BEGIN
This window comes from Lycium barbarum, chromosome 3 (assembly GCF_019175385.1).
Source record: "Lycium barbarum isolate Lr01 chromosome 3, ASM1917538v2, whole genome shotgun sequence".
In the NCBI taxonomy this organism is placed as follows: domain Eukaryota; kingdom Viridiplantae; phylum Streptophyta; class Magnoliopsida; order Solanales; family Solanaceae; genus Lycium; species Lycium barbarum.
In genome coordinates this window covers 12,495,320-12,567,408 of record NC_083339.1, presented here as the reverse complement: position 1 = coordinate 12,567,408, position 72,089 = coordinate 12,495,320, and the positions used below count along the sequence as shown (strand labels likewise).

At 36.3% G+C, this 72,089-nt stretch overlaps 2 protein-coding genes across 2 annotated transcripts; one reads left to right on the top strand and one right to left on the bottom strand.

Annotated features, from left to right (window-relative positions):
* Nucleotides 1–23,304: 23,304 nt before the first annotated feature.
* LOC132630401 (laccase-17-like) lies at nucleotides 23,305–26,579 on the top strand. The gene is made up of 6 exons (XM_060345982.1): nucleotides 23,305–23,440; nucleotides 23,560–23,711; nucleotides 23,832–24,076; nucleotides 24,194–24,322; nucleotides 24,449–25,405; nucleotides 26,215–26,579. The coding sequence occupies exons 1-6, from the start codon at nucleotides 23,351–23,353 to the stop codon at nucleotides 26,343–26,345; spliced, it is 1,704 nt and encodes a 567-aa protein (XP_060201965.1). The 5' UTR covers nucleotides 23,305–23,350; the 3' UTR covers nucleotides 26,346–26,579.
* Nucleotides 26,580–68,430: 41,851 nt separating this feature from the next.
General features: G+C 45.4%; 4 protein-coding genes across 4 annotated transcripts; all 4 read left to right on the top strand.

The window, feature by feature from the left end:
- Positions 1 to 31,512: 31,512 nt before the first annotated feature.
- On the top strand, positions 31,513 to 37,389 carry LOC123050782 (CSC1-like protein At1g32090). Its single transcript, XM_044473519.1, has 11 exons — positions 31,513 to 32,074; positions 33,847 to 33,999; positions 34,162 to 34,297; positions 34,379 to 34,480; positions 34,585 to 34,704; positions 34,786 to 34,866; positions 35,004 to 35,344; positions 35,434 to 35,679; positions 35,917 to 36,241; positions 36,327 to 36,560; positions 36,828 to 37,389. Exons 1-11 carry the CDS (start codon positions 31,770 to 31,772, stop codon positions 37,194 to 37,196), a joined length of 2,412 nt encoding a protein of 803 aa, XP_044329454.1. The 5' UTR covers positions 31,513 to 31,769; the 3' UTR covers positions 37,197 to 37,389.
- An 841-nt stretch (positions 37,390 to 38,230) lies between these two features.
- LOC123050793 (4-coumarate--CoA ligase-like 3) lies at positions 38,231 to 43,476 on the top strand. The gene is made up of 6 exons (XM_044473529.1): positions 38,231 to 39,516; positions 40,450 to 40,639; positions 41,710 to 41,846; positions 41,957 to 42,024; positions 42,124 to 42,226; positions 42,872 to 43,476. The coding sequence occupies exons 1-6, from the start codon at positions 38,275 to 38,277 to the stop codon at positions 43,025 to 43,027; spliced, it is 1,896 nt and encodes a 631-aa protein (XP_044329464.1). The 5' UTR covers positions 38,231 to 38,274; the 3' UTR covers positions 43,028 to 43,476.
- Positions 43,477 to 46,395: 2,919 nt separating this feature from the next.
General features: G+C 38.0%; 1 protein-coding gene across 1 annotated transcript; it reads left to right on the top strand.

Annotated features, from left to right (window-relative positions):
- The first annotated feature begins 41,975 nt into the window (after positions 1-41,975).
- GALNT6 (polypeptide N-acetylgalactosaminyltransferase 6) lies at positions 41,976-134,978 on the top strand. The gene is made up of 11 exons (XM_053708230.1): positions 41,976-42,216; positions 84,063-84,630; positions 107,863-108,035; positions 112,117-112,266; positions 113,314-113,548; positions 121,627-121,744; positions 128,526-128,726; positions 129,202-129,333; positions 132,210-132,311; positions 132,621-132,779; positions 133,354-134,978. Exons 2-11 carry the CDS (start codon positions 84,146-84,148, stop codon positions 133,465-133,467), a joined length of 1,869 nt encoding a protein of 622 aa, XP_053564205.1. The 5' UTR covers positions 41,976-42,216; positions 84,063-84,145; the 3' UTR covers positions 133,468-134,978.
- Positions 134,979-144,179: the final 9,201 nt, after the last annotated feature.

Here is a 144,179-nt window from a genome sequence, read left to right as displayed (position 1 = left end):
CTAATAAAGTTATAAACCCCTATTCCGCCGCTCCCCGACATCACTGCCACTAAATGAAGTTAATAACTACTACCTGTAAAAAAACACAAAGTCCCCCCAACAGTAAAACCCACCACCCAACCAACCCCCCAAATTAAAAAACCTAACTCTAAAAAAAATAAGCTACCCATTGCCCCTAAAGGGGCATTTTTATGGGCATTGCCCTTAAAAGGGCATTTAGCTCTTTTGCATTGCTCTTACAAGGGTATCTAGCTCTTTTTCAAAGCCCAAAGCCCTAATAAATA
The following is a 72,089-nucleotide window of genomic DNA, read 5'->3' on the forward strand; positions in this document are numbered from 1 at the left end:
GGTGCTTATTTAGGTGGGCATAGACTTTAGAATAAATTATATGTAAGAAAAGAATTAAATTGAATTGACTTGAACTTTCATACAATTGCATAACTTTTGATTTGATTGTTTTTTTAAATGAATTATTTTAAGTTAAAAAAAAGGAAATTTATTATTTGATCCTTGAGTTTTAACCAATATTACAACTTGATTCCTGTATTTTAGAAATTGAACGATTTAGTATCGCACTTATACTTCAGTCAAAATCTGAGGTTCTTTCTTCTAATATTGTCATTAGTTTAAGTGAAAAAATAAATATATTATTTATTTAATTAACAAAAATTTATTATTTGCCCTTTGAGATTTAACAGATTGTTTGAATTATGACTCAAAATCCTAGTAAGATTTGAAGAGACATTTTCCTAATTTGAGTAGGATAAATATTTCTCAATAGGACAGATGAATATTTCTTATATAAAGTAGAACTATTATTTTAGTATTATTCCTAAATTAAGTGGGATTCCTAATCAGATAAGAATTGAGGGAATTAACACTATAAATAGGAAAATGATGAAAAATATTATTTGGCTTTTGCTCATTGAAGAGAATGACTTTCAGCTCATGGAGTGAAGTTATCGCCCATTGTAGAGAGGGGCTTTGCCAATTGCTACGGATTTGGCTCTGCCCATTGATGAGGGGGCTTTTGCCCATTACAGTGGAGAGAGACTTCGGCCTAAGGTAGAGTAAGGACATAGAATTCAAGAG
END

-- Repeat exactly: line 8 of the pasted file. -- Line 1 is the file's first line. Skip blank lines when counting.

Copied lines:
* LOC132630401 (laccase-17-like) lies at nucleotides 23,305–26,579 on the top strand. The gene is made up of 6 exons (XM_060345982.1): nucleotides 23,305–23,440; nucleotides 23,560–23,711; nucleotides 23,832–24,076; nucleotides 24,194–24,322; nucleotides 24,449–25,405; nucleotides 26,215–26,579. The coding sequence occupies exons 1-6, from the start codon at nucleotides 23,351–23,353 to the stop codon at nucleotides 26,343–26,345; spliced, it is 1,704 nt and encodes a 567-aa protein (XP_060201965.1). The 5' UTR covers nucleotides 23,305–23,350; the 3' UTR covers nucleotides 26,346–26,579.